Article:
The inception of cryptocurrencies has added a lot of value to the financial markets and the business of transactions. However what came as a blessing in disguise is the ledger based technology that has huge potential in disrupting trade finance and settlements. Similarly, Post-trade derivatives processing is a complex and important part of everyday global financial markets. As blockchain-inspired technology for financial services continues to mature, post-trade infrastructure providers are collaborating with the industry to explore how it can be used to increase the efficiency of systems and processes driving the contracts of the global derivatives markets.
Post Trade Processing Overview:
When a trade between two parties has been confirmed on a trading platform, a ticket is passed to both sides, allowing them to carry out post-trade activities. Both parties receive a digital representation of the commercial contract into which they have entered. As time passes, real-world facts (e.g., price movements) are taken into account and the contract might be revalued. Parties then agree on what action is to be taken (who pays whom, how much of what) and settle the contract.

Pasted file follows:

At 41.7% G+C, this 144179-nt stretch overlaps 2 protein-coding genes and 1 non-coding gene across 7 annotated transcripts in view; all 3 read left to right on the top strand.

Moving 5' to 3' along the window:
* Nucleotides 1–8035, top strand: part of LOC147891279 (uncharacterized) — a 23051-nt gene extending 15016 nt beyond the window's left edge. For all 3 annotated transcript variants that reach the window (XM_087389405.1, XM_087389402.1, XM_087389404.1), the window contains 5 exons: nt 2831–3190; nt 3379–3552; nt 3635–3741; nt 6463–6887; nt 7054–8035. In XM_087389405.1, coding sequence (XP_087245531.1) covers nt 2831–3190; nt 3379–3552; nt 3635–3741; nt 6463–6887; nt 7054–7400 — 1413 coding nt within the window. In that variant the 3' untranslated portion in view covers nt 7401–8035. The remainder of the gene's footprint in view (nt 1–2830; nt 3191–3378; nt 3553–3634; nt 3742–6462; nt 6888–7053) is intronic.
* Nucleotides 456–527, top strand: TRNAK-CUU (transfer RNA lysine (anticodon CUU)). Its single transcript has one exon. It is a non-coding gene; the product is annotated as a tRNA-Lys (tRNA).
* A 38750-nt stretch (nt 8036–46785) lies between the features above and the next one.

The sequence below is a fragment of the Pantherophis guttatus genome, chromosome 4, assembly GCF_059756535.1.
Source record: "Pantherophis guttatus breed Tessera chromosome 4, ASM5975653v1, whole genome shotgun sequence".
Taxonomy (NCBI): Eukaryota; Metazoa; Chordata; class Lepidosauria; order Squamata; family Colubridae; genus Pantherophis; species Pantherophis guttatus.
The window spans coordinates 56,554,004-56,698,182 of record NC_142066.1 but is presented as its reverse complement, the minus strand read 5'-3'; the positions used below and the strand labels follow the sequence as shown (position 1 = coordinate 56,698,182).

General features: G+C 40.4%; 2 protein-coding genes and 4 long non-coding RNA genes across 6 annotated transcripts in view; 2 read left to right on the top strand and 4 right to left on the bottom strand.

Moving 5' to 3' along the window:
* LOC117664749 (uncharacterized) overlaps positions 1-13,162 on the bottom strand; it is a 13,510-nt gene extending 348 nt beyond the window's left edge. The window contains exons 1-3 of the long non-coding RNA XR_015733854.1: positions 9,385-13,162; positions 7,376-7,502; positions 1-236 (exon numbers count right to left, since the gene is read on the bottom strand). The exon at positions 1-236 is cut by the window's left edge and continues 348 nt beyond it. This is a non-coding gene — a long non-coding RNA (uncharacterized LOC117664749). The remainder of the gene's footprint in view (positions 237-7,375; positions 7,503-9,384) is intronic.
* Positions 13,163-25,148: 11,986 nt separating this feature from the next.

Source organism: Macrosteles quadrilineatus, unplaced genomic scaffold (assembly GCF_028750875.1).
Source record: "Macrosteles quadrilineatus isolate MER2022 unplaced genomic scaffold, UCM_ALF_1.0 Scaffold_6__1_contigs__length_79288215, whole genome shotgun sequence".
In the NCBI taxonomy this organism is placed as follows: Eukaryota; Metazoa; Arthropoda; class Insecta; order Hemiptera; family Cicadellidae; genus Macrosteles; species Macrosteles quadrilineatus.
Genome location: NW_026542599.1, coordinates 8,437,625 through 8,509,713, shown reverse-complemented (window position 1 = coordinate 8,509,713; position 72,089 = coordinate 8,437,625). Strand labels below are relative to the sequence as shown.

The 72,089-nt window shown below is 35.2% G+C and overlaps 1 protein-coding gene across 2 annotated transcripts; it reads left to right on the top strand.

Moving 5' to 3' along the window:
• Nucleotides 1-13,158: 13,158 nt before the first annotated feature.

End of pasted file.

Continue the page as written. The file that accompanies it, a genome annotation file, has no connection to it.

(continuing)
Traditionally, this process involves multiple systems within each organization, independent data storage etc either directly between the two parties or against a third-party intermediary.
How Blockchain can fit:
Instead of recalculating the market pricing at every step and renegotiating the stance, any calculation performed during the trade’s lifecycle would anyway use exactly the same input data. Hence storing the input data functions into Blockchain by mutual consent would allow for processing even at a very later stage.
This means that the reconciliation of data is built-in at every step, reducing process overheads. Payments can also be made with immediate effect, if the ledger has a representation of the cash or asset being paid. This can also be calculated and disbursed with appropriate mutual consent. This programmable blockchain post processing methodology might be exactly what markets need right now. Built into the foundation of distributed ledgers, the information can be also monitored even after long periods of time to check for compliance issues if required.